Figure 10: RBOB and Heating Oil Implied Volatility

Volatility: Implied volatility for the RBOB and ULSD front month futures contracts rose along with the implied volatility of crude oil, before declining at the end of September to 43.8% and 34%, respectively, on October 1, 12.6 and 11.7 percentage points, respectively, below September 1 (Figure 11). The average implied volatility for RBOB in September was at the highest level since April 2009.

Figure 11: Probability of December 2013 retail gasoline exceeding different price levels at expiration

Market-Derived Probabilities: The January 2016 RBOB futures contract averaged $1.33/gal for the five trading days ending October 1 and has a 44% probability of exceeding $1.35/gal (typically leading to a retail price of $2.00/gal) at expiration. The same contract for the five trading days ending September 1 had a 42% probability of exceeding $1.35/gal (Figure 12).

Figure 12: Historical front month U.S. natural gas prices

The January 2016 ULSD futures contract averaged $1.57/gal for the five trading days ending October 1 and has a 14% probability of exceeding $2.50/gal at expiration. The same contract for the five trading days ending September 1 had a 21% probability of exceeding $2.50/gal (Figure 13).

Figure 13: Cooling Degree Days

Natural Gas

Prices: The front month Henry Hub futures price declined 27 cents per million British thermal unit (MMBtu) since September 1, settling at $2.43/MMBtu on October 1 and marking the lowest price of the year (Figure 14). Natural gas inventories remain above year-ago levels and continue to build at a faster pace than the five-year average. For the week ending September 25, U.S. natural gas working storage was 3.54 trillion cubic feet (Tcf), 152 billion cubic feet (Bcf) above the five-year average. Lower prices and higher inventory levels are likely encouraging additional natural gas consumption in the electricity sector, with Bentek Energy estimating a 15% increase in natural gas used for power generation in the United States compared to last year.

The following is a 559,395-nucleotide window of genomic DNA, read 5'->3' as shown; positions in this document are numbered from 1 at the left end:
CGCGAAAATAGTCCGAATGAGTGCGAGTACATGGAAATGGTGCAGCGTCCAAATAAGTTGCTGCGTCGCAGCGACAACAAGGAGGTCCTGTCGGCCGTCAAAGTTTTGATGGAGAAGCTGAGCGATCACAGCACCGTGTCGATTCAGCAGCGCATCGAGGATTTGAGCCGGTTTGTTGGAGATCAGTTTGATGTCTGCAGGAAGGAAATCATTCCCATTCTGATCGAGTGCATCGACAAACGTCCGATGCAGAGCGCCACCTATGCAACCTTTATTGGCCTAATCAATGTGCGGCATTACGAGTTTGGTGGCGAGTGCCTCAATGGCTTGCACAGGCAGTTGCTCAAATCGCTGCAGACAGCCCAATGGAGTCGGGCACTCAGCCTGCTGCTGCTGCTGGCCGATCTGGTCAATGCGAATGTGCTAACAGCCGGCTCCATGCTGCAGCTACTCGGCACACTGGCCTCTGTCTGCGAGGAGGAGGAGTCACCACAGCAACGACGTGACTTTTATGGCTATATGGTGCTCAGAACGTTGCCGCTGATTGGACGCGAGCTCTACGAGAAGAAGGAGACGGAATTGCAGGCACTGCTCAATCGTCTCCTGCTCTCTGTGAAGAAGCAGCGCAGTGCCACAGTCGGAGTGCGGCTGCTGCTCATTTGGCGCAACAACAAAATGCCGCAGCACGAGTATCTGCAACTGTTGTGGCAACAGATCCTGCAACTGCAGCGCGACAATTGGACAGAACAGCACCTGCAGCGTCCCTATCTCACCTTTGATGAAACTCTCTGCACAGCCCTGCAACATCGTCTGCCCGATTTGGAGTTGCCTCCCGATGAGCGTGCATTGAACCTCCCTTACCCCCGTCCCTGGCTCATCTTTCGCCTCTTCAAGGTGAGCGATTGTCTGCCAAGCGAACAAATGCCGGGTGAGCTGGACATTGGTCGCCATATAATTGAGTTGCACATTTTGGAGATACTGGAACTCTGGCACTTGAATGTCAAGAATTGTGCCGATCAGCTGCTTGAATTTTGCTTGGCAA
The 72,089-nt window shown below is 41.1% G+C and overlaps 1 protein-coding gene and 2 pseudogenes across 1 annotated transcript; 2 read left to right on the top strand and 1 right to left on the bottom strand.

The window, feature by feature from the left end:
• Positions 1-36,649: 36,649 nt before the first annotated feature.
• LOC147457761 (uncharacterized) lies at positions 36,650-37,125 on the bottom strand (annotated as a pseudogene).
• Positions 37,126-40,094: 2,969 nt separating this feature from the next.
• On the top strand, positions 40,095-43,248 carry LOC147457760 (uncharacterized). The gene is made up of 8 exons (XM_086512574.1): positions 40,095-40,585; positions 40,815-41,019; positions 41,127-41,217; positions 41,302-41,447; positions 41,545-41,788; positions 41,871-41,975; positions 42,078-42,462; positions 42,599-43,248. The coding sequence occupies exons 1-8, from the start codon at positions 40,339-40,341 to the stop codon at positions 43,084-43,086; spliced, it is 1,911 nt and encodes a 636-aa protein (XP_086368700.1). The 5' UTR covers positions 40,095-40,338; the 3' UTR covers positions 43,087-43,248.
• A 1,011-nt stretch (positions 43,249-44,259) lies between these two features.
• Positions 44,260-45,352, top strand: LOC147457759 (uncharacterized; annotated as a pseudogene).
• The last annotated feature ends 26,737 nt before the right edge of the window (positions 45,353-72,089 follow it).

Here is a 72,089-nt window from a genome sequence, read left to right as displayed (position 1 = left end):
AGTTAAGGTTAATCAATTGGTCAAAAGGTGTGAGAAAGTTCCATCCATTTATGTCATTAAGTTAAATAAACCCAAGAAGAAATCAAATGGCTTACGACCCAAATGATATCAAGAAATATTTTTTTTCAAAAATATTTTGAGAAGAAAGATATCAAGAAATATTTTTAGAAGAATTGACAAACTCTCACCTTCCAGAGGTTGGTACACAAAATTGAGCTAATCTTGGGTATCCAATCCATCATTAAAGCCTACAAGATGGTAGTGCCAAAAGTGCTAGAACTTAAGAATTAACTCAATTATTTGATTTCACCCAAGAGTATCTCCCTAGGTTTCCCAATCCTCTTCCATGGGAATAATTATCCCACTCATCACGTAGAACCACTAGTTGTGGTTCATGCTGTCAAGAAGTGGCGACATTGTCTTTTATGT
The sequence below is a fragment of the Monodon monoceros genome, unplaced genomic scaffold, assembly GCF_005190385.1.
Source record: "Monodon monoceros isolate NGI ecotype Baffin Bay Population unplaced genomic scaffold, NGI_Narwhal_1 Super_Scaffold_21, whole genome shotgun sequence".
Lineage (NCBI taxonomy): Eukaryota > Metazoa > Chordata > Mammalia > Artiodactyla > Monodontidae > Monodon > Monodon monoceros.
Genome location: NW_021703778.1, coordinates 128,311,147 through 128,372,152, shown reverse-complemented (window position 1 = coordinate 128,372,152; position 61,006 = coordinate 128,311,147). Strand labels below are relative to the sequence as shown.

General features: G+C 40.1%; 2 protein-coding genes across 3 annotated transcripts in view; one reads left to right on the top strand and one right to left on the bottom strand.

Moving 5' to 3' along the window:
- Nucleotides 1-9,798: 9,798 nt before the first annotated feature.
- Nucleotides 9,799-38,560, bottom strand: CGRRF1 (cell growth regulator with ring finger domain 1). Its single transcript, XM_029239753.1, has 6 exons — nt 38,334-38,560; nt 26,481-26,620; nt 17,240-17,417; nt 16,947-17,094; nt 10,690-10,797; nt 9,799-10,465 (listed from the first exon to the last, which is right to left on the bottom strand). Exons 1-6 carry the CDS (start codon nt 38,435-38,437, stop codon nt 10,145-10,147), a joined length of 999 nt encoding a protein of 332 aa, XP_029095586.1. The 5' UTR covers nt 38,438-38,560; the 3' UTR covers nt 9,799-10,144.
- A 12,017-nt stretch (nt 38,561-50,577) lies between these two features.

Figure 14: U.S. Natural Gas Prices and storage

Volatility: The implied volatility for the front month Henry Hub futures contract rose 10 percentage points since September 1 to settle at 43.7% on October 1 (Figure 15). Part of the reason for the increase was the front month contract rolling to November delivery, which marks the beginning of the winter heating season and the potential for higher price volatility. The historical 30-day volatility declined 4 percentage points to settle at 28.8%.

Figure 15: Natural gas historical and implied volatility

Market-Derived Probabilities: The January 2016 Henry Hub futures contract averaged $2.87/MMBtu for the five trading days ending October 1 and has a 38% probability of exceeding $3.00/MMBtu at expiration. The same contract for the five trading days ending September 1 had a 47% probability of exceeding $3.00/MMBtu (Figure 16).

Figure 16: Natural Gas and NGL prices